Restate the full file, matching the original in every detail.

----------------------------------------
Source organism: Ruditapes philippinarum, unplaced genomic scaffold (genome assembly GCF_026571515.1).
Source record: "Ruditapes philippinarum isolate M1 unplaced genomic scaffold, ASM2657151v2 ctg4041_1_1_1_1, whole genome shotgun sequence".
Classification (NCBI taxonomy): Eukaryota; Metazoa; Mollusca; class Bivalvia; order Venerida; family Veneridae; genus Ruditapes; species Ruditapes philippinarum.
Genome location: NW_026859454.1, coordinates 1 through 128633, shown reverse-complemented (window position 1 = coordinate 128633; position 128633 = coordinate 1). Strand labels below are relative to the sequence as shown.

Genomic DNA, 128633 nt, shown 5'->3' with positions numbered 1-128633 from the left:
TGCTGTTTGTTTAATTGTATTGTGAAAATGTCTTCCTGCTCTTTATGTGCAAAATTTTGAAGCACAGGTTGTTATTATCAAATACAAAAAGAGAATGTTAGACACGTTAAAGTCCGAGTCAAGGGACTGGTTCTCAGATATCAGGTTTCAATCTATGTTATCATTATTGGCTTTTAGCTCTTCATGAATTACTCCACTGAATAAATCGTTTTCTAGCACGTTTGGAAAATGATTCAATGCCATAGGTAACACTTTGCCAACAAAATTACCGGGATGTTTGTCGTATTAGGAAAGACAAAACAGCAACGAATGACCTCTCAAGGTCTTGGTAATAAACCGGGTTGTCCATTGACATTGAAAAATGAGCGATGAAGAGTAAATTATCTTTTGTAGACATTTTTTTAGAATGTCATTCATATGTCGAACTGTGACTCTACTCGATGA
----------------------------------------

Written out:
Source organism: Ruditapes philippinarum, unplaced genomic scaffold (genome assembly GCF_026571515.1).
Source record: "Ruditapes philippinarum isolate M1 unplaced genomic scaffold, ASM2657151v2 ctg4041_1_1_1_1, whole genome shotgun sequence".
Classification (NCBI taxonomy): Eukaryota; Metazoa; Mollusca; class Bivalvia; order Venerida; family Veneridae; genus Ruditapes; species Ruditapes philippinarum.
Genome location: NW_026859454.1, coordinates 1 through 128633, shown reverse-complemented (window position 1 = coordinate 128633; position 128633 = coordinate 1). Strand labels below are relative to the sequence as shown.

Genomic DNA, 128633 nt, shown 5'->3' with positions numbered 1-128633 from the left:
TGCTGTTTGTTTAATTGTATTGTGAAAATGTCTTCCTGCTCTTTATGTGCAAAATTTTGAAGCACAGGTTGTTATTATCAAATACAAAAAGAGAATGTTAGACACGTTAAAGTCCGAGTCAAGGGACTGGTTCTCAGATATCAGGTTTCAATCTATGTTATCATTATTGGCTTTTAGCTCTTCATGAATTACTCCACTGAATAAATCGTTTTCTAGCACGTTTGGAAAATGATTCAATGCCATAGGTAACACTTTGCCAACAAAATTACCGGGATGTTTGTCGTATTAGGAAAGACAAAACAGCAACGAATGACCTCTCAAGGTCTTGGTAATAAACCGGGTTGTCCATTGACATTGAAAAATGAGCGATGAAGAGTAAATTATCTTTTGTAGACATTTTTTTAGAATGTCATTCATATGTCGAACTGTGACTCTACTCGATGA